Here are some of the things U.S. Citizens need to keep in mind when filing out the 1040 every year. Do any of these apply to you?
Form 1040 This must include your worldwide income. We can use the foreign earned income exclusion Form 2555. However, it must be emphasized that although you may have earned below $94,500 (in 2013) this does not exclude you from filing the U.S. Tax Return. You have to file to claim the exclusion. You can also claim, with Form 1116, foreign taxes paid in Spain.
You also have to file the TDF 91-22.1, the Foreign Bank Account Report (FBAR) to the IRS. It is not part of the 1040 Income Tax Return and the annual deadline is June 30, with no possible extensions. It is now filed online, and you need to register in advance and obtain a PIN to sign the form. The Bank Secrecy Act requires you to file this report yearly if you have a financial interest in or signature authority over a foreign financial account, including a bank account, brokerage account, mutual fund, trust, or other type of foreign financial account, exceeding $10,000. The
Penalties for not filing this form: If non-willful, up to $10,000, and if willful, either $100,000 or 50 percent of account balances, whichever amount is greater. Criminal penalties may also apply.
Form 8938. This is the paper result of the FATCA law. Very similar to the FBAR, but part of the 1040 in which you must report all your financial assets. The threshold is different: for an unmarried taxpayer or married and filing separately, the total value should be more than $200,000 on the last day of the tax year ($300,000 at any time during the year). If married and filing jointly, the total value should be more than $400,000 on the last day of the tax year ($600,000 at any time during the year).
Penalties for not filing this form: up to $10,000 for failure to disclose and an additional $10,000 for each 30 days of non-filing after IRS notice of a failure to disclose, for a potential maximum penalty of $60,000. Criminal penalties may also apply.
It is not complicated to report pensions in the 1040. Nevertheless, the Treaty is confusing and may not be very clear when you take in consideration that you might receive them from both Spain and the US and also the different treatment of the Social Security Benefits and the huge tax differences among the different types of pensions. Spanish Pensions and Social Security Benefits are only taxable in Spain.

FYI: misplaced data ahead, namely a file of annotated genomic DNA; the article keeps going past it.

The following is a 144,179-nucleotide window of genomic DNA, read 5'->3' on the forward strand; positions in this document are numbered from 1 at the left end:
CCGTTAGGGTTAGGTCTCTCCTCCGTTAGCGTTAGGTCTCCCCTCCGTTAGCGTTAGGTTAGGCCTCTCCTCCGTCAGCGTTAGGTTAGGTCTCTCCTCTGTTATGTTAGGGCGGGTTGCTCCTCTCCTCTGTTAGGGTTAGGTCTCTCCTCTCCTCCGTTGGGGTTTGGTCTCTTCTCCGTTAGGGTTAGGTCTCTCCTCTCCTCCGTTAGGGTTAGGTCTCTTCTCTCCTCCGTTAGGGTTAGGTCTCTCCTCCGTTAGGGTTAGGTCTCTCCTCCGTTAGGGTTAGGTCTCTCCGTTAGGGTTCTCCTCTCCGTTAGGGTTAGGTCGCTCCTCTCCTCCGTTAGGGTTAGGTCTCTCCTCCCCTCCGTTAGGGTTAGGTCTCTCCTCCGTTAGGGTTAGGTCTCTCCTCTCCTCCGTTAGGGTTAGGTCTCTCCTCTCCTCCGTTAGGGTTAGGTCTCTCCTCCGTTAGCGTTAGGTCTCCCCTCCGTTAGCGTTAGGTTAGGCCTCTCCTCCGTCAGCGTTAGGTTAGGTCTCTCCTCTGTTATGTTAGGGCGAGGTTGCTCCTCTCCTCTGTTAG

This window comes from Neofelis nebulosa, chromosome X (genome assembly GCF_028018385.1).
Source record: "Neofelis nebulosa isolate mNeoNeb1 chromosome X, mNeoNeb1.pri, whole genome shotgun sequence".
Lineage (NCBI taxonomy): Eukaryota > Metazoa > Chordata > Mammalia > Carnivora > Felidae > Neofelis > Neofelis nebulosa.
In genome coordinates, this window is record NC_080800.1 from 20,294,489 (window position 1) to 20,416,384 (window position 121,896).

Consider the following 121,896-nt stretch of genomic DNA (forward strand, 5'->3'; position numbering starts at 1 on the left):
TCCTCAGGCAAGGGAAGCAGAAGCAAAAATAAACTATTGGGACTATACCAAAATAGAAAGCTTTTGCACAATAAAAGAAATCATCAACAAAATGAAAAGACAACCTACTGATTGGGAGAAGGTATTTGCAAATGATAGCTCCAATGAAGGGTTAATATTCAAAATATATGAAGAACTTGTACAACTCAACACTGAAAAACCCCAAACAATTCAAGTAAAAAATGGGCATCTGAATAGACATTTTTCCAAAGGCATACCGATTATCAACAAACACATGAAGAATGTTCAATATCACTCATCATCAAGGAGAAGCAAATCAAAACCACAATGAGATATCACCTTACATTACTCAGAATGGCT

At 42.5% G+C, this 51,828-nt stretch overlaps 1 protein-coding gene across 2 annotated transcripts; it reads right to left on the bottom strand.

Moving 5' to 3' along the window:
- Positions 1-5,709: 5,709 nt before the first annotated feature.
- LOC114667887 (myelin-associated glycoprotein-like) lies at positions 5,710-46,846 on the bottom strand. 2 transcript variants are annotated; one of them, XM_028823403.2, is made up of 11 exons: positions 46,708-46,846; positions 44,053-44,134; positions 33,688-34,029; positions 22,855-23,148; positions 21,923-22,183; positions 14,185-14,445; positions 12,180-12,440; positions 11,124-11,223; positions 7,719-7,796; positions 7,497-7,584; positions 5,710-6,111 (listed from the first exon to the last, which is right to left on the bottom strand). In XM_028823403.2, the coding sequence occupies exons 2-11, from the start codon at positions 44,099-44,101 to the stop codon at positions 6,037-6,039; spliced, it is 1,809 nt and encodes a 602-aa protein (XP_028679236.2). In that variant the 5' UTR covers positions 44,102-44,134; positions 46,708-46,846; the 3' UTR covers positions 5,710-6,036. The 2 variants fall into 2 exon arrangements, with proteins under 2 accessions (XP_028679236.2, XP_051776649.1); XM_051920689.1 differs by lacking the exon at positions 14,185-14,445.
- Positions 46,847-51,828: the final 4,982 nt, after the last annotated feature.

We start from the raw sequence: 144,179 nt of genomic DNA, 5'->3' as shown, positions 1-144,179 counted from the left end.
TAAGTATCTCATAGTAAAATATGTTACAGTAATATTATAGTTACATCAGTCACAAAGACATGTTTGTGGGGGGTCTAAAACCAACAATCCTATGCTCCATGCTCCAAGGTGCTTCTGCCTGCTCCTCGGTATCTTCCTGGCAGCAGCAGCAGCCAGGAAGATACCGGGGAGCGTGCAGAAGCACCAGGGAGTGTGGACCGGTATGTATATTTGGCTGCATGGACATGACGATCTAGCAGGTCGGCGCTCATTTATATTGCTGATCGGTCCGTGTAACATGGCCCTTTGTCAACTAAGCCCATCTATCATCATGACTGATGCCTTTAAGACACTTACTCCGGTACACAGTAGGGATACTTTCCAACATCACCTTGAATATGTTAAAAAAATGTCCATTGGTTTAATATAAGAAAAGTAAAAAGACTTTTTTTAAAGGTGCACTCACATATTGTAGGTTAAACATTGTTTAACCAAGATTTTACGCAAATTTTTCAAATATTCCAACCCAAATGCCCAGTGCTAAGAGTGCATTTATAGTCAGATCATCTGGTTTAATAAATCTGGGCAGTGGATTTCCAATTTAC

What about your investments? Form 8621. If you have Mutual Funds (Fondos de Inversión) in Spain or in any other country but the US, you have delivered yourself unto tax Hell, also known as Form 8621. Just don’t buy them if you can avoid it! The IRS does not like Mutual Funds abroad and the tax treatment is not good. According to the IRS, preparing and sending the form to the IRS will take 20 hours and 21 minutes. To sum it up, Form 8621 is a nightmare!
Form 5471 If you formed a company abroad and/or you own more than 10% of a business and are officer or director of it, you must file Form 5471. According to the IRS, preparing and sending the form with all Schedules needed will take you 27 hours and 11 minutes.
Gifts and inheritances Whether giving or receiving, in some cases they are tax free in Spain or in the US. You must remember your obligation to report them in both countries even if they are treated differently, and as well, these can trigger other tax filing requirements. Receiving large gifts or inheritances from non-residents have severe penalties both in Spain and in the US if they are not reported.
Compensation /(Indemnizaciones) from being laid-off from your regular job is tax-exempt in Spain. As far as the IRS is concerned, it is not tax-free in the US.
If you feel overwhelmed with the many forms to file and/or your individual situation is different, we can share our experience and expertise with you. We will suggest different options and select the one that best fits your case.
Contact us at:
firstname.lastname@example.org – Phone: 91-519-4392 – www.ustaxconsultants.net